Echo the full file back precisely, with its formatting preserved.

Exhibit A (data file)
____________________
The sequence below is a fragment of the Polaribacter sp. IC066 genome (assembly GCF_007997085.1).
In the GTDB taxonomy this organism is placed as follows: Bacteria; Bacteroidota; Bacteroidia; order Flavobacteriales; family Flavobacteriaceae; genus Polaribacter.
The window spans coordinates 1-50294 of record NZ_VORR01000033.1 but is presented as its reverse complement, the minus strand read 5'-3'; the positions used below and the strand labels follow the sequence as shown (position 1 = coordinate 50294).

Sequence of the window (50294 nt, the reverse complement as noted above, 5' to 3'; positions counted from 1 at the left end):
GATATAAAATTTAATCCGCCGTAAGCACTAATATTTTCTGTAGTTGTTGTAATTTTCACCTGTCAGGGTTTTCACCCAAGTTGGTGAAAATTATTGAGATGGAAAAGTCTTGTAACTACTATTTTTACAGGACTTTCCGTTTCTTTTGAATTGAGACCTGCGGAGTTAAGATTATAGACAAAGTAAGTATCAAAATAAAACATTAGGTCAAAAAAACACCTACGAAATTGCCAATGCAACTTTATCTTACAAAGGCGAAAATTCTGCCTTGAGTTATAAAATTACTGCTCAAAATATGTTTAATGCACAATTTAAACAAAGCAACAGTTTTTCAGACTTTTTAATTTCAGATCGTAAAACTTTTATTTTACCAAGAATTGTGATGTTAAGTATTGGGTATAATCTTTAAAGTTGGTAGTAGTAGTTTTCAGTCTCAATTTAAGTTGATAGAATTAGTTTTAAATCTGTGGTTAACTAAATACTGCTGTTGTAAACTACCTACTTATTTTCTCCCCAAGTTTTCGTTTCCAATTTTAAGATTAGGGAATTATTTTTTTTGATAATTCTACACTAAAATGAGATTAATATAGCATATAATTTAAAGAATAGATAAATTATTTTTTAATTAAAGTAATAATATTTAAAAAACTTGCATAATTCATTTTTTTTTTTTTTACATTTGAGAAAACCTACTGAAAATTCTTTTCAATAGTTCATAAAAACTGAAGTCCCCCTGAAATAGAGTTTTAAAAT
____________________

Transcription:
The sequence below is a fragment of the Polaribacter sp. IC066 genome (assembly GCF_007997085.1).
In the GTDB taxonomy this organism is placed as follows: Bacteria; Bacteroidota; Bacteroidia; order Flavobacteriales; family Flavobacteriaceae; genus Polaribacter.
The window spans coordinates 1-50294 of record NZ_VORR01000033.1 but is presented as its reverse complement, the minus strand read 5'-3'; the positions used below and the strand labels follow the sequence as shown (position 1 = coordinate 50294).

Sequence of the window (50294 nt, the reverse complement as noted above, 5' to 3'; positions counted from 1 at the left end):
GATATAAAATTTAATCCGCCGTAAGCACTAATATTTTCTGTAGTTGTTGTAATTTTCACCTGTCAGGGTTTTCACCCAAGTTGGTGAAAATTATTGAGATGGAAAAGTCTTGTAACTACTATTTTTACAGGACTTTCCGTTTCTTTTGAATTGAGACCTGCGGAGTTAAGATTATAGACAAAGTAAGTATCAAAATAAAACATTAGGTCAAAAAAACACCTACGAAATTGCCAATGCAACTTTATCTTACAAAGGCGAAAATTCTGCCTTGAGTTATAAAATTACTGCTCAAAATATGTTTAATGCACAATTTAAACAAAGCAACAGTTTTTCAGACTTTTTAATTTCAGATCGTAAAACTTTTATTTTACCAAGAATTGTGATGTTAAGTATTGGGTATAATCTTTAAAGTTGGTAGTAGTAGTTTTCAGTCTCAATTTAAGTTGATAGAATTAGTTTTAAATCTGTGGTTAACTAAATACTGCTGTTGTAAACTACCTACTTATTTTCTCCCCAAGTTTTCGTTTCCAATTTTAAGATTAGGGAATTATTTTTTTTGATAATTCTACACTAAAATGAGATTAATATAGCATATAATTTAAAGAATAGATAAATTATTTTTTAATTAAAGTAATAATATTTAAAAAACTTGCATAATTCATTTTTTTTTTTTTTACATTTGAGAAAACCTACTGAAAATTCTTTTCAATAGTTCATAAAAACTGAAGTCCCCCTGAAATAGAGTTTTAAAAT